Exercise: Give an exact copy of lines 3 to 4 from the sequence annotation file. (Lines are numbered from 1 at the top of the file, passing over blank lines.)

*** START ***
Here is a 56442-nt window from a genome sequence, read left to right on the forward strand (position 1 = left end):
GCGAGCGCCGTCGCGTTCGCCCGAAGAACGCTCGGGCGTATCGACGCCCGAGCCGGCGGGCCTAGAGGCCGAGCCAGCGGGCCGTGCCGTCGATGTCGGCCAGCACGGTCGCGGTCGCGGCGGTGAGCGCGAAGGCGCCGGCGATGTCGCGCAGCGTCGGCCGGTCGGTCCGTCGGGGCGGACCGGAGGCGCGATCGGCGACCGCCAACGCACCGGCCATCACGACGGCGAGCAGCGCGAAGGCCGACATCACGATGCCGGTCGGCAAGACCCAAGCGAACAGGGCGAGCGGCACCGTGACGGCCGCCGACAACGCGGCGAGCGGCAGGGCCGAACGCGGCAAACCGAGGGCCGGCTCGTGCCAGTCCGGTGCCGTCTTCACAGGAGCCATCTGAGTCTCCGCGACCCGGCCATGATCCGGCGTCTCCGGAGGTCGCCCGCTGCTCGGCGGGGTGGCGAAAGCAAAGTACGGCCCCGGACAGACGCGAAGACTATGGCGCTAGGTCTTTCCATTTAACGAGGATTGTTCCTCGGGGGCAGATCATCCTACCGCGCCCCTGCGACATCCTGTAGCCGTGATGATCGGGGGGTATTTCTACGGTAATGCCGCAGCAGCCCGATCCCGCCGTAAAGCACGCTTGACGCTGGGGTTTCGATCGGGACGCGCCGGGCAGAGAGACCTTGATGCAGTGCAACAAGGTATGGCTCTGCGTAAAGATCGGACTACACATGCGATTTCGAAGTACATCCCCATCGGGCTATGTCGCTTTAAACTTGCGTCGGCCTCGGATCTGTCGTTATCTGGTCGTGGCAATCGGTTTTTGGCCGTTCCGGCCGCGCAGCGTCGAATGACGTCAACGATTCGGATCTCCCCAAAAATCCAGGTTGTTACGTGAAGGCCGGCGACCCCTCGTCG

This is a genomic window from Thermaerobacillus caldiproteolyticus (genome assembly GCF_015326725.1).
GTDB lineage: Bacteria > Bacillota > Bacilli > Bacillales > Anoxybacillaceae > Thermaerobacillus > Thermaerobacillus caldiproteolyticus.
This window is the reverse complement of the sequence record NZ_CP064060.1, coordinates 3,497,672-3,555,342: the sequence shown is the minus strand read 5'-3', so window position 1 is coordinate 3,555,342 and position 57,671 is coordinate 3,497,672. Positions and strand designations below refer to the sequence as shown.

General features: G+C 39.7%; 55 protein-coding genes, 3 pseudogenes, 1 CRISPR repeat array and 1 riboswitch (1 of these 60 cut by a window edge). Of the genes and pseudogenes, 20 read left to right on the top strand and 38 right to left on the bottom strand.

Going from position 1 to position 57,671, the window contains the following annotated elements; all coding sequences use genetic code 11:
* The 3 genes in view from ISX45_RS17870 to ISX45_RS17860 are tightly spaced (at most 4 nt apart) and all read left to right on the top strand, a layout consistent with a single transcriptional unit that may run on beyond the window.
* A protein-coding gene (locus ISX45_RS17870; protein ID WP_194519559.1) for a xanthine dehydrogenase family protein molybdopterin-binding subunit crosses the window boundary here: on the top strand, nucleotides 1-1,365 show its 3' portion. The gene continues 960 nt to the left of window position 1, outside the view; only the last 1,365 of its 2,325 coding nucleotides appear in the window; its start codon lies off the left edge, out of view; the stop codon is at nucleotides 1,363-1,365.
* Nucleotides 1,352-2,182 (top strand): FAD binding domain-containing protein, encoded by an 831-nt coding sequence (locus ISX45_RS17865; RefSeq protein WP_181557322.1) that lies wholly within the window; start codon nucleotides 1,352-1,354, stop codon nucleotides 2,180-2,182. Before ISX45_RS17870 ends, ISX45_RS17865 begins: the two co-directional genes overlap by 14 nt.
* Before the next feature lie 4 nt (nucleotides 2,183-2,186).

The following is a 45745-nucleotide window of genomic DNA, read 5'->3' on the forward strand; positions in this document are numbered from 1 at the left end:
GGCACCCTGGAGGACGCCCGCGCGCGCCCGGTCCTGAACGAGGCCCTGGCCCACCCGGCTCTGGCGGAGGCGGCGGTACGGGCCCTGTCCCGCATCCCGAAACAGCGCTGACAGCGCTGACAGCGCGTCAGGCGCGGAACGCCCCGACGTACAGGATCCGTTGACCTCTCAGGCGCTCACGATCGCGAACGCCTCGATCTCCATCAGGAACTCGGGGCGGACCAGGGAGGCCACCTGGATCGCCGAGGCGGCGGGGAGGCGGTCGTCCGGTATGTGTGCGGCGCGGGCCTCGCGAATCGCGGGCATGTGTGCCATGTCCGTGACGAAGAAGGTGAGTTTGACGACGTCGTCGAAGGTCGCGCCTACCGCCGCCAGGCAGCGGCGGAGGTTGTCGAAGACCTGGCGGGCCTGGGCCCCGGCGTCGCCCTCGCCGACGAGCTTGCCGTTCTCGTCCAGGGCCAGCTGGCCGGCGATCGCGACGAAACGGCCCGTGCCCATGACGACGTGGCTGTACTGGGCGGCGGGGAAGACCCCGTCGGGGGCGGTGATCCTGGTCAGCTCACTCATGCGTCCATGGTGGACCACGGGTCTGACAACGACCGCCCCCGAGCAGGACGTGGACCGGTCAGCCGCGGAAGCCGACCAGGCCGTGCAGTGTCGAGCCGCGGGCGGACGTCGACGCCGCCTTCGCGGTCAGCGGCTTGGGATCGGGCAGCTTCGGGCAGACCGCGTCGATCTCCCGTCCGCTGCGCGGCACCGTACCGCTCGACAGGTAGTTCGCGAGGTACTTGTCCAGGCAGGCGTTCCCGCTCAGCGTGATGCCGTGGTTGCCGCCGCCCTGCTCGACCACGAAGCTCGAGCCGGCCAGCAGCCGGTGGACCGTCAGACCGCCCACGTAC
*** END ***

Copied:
This is a genomic window from Thermaerobacillus caldiproteolyticus (genome assembly GCF_015326725.1).
GTDB lineage: Bacteria > Bacillota > Bacilli > Bacillales > Anoxybacillaceae > Thermaerobacillus > Thermaerobacillus caldiproteolyticus.